|Appears in Collections:||Management, Work and Organisation Journal Articles|
|Peer Review Status:||Refereed|
|Title:||Job search success and employability in local labor markets|
|Citation:||McQuaid R (2006) Job search success and employability in local labor markets, Annals of Regional Science, 40 (2), pp. 407-421.|
|Abstract:||This paper considers the relationship between an unemployed person's employability and job search success. Using a broad employability framework (covering individual, personal and external demand, and other factors) the paper considers a range of demand and supply factors, that were generally identified in applied and theoretical literature, that influence success in getting employment. The model is then used to consider the competing efficient metropolitan labor market and the local labor demand hypotheses in terms of the importance for this sample of skills mismatch and spatial mismatch. The findings suggest that professional qualifications, "soft" verbal skills and using speculative applications to employers were significantly associated with job search success. Length of unemployment, age, and having last worked in a manual occupation were negatively associated with job success, the latter decreasing the odds of getting a job to around thirty percent, suggesting difficulties in occupational "switching" for many job seekers. Higher academic qualifications were also significantly negative, as were those claiming that promotion chances will influence their reservation wage. The geographic accessibility to local jobs was significantly and positively associated with job search success. The results suggest that a range of employability factors and both skills mismatch and spatial mismatch are important in explaining job search success. The degree of "skills" or "spatial" mismatch in a local labor market will be contingent upon the characteristics of the local economy, employers, job seekers and the jobs being considered.|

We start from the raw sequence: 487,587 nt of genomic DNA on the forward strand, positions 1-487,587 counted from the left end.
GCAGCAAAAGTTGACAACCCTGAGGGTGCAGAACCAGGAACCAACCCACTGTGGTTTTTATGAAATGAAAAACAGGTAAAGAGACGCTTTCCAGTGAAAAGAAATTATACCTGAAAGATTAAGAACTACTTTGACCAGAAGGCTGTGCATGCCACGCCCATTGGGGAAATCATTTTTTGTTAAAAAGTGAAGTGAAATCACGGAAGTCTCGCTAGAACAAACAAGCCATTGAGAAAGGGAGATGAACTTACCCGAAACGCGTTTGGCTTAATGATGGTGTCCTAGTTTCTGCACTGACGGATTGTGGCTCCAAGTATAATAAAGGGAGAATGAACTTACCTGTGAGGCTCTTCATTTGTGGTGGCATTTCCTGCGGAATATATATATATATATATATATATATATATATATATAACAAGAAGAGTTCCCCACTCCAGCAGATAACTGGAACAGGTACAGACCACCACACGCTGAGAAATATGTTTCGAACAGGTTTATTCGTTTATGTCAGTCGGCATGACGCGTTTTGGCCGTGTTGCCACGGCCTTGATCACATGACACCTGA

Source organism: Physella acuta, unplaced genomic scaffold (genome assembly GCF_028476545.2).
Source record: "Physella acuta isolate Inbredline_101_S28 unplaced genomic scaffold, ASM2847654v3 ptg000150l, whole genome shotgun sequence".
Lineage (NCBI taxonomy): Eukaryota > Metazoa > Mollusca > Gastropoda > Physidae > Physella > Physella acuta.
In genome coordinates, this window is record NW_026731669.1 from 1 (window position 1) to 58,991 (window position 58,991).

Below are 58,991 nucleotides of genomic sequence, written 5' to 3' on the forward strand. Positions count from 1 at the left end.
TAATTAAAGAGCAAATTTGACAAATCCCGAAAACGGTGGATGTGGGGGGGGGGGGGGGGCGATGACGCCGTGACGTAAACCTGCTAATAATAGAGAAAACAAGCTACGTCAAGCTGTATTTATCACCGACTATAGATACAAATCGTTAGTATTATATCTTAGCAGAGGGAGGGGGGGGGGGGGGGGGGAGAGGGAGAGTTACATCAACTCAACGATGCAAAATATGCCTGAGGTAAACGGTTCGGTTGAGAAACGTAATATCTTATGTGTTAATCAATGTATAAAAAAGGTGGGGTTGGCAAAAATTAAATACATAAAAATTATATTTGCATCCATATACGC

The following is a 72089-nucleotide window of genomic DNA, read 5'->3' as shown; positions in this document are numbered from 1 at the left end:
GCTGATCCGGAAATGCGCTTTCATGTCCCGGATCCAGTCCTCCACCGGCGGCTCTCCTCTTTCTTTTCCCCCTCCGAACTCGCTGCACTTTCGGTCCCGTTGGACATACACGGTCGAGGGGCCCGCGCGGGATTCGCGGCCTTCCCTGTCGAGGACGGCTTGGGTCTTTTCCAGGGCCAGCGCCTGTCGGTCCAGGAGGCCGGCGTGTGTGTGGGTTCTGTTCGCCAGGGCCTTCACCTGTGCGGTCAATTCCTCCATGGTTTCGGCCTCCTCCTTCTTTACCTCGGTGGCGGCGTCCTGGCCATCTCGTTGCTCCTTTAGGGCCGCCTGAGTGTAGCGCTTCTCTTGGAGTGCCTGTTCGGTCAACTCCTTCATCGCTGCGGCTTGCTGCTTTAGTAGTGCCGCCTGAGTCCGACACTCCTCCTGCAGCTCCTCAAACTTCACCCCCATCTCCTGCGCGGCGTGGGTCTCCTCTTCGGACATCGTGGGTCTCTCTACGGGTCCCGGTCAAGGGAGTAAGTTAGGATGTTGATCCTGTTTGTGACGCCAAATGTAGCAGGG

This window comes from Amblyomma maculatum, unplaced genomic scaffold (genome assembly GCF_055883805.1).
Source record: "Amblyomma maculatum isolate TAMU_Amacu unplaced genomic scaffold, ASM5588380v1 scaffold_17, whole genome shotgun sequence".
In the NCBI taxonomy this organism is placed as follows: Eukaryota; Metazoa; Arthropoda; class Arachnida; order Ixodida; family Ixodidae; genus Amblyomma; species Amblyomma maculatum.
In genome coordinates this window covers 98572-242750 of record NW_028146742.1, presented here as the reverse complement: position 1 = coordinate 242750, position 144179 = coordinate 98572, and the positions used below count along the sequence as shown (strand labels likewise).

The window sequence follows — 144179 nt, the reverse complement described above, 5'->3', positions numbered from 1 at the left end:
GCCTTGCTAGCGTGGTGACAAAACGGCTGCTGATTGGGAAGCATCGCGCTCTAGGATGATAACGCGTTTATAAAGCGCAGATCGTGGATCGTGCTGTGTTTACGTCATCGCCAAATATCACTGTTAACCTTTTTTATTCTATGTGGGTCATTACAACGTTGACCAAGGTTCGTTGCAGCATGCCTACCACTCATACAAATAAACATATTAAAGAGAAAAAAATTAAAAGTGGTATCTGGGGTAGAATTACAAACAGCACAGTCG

|Rights:||The publisher does not allow this work to be made publicly available in this Repository. Please use the Request a Copy feature at the foot of the Repository record to request a copy directly from the author. You can only request a copy if you wish to use this work for your own research or private study.|
|Affiliation:||Management Work and Organisation|
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